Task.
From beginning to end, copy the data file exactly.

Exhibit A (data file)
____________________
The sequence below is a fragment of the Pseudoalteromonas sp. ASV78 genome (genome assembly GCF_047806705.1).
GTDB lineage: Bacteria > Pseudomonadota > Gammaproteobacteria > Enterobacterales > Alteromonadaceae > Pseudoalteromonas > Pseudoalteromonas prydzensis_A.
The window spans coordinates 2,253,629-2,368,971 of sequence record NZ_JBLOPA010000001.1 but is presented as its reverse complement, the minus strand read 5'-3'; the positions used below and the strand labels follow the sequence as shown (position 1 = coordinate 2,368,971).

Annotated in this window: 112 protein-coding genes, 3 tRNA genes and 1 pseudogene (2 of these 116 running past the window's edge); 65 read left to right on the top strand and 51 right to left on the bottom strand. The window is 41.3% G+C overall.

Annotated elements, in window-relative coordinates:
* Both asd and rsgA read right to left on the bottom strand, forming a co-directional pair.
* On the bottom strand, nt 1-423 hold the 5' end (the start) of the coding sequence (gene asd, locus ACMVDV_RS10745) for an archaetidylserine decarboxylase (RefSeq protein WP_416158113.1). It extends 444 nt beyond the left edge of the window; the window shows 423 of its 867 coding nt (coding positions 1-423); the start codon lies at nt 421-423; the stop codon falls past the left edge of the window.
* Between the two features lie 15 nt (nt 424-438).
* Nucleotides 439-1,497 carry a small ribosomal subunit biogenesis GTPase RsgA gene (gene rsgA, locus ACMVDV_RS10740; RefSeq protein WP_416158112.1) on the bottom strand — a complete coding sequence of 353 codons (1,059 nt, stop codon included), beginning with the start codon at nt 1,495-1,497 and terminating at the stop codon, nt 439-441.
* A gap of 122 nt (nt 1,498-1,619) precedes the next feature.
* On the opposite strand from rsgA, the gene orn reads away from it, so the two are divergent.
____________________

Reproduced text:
The sequence below is a fragment of the Pseudoalteromonas sp. ASV78 genome (genome assembly GCF_047806705.1).
GTDB lineage: Bacteria > Pseudomonadota > Gammaproteobacteria > Enterobacterales > Alteromonadaceae > Pseudoalteromonas > Pseudoalteromonas prydzensis_A.
The window spans coordinates 2,253,629-2,368,971 of sequence record NZ_JBLOPA010000001.1 but is presented as its reverse complement, the minus strand read 5'-3'; the positions used below and the strand labels follow the sequence as shown (position 1 = coordinate 2,368,971).

Annotated in this window: 112 protein-coding genes, 3 tRNA genes and 1 pseudogene (2 of these 116 running past the window's edge); 65 read left to right on the top strand and 51 right to left on the bottom strand. The window is 41.3% G+C overall.

Annotated elements, in window-relative coordinates:
* Both asd and rsgA read right to left on the bottom strand, forming a co-directional pair.
* On the bottom strand, nt 1-423 hold the 5' end (the start) of the coding sequence (gene asd, locus ACMVDV_RS10745) for an archaetidylserine decarboxylase (RefSeq protein WP_416158113.1). It extends 444 nt beyond the left edge of the window; the window shows 423 of its 867 coding nt (coding positions 1-423); the start codon lies at nt 421-423; the stop codon falls past the left edge of the window.
* Between the two features lie 15 nt (nt 424-438).
* Nucleotides 439-1,497 carry a small ribosomal subunit biogenesis GTPase RsgA gene (gene rsgA, locus ACMVDV_RS10740; RefSeq protein WP_416158112.1) on the bottom strand — a complete coding sequence of 353 codons (1,059 nt, stop codon included), beginning with the start codon at nt 1,495-1,497 and terminating at the stop codon, nt 439-441.
* A gap of 122 nt (nt 1,498-1,619) precedes the next feature.
* On the opposite strand from rsgA, the gene orn reads away from it, so the two are divergent.